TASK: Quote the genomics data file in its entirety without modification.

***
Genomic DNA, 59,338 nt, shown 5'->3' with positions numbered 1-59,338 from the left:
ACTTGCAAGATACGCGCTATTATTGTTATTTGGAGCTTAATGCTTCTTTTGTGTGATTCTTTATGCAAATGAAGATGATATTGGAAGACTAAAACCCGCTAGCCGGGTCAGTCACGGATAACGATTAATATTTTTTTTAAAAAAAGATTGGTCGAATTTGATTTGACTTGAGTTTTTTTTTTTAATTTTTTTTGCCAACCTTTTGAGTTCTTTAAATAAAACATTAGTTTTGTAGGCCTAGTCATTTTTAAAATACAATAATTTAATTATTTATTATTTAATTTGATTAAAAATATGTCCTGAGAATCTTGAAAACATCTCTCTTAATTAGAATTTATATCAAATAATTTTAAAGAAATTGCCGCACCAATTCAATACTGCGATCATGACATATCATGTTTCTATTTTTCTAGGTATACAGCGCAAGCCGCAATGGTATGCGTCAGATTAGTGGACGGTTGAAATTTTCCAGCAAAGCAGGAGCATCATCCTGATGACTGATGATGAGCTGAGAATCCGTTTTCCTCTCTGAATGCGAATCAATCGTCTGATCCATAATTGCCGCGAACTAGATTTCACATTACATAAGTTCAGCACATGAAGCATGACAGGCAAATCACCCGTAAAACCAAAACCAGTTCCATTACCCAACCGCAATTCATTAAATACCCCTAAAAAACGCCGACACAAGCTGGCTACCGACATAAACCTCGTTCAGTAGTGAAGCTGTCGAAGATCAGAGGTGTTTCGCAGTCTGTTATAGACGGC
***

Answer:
Genomic DNA, 59,338 nt, shown 5'->3' with positions numbered 1-59,338 from the left:
ACTTGCAAGATACGCGCTATTATTGTTATTTGGAGCTTAATGCTTCTTTTGTGTGATTCTTTATGCAAATGAAGATGATATTGGAAGACTAAAACCCGCTAGCCGGGTCAGTCACGGATAACGATTAATATTTTTTTTAAAAAAAGATTGGTCGAATTTGATTTGACTTGAGTTTTTTTTTTTAATTTTTTTTGCCAACCTTTTGAGTTCTTTAAATAAAACATTAGTTTTGTAGGCCTAGTCATTTTTAAAATACAATAATTTAATTATTTATTATTTAATTTGATTAAAAATATGTCCTGAGAATCTTGAAAACATCTCTCTTAATTAGAATTTATATCAAATAATTTTAAAGAAATTGCCGCACCAATTCAATACTGCGATCATGACATATCATGTTTCTATTTTTCTAGGTATACAGCGCAAGCCGCAATGGTATGCGTCAGATTAGTGGACGGTTGAAATTTTCCAGCAAAGCAGGAGCATCATCCTGATGACTGATGATGAGCTGAGAATCCGTTTTCCTCTCTGAATGCGAATCAATCGTCTGATCCATAATTGCCGCGAACTAGATTTCACATTACATAAGTTCAGCACATGAAGCATGACAGGCAAATCACCCGTAAAACCAAAACCAGTTCCATTACCCAACCGCAATTCATTAAATACCCCTAAAAAACGCCGACACAAGCTGGCTACCGACATAAACCTCGTTCAGTAGTGAAGCTGTCGAAGATCAGAGGTGTTTCGCAGTCTGTTATAGACGGC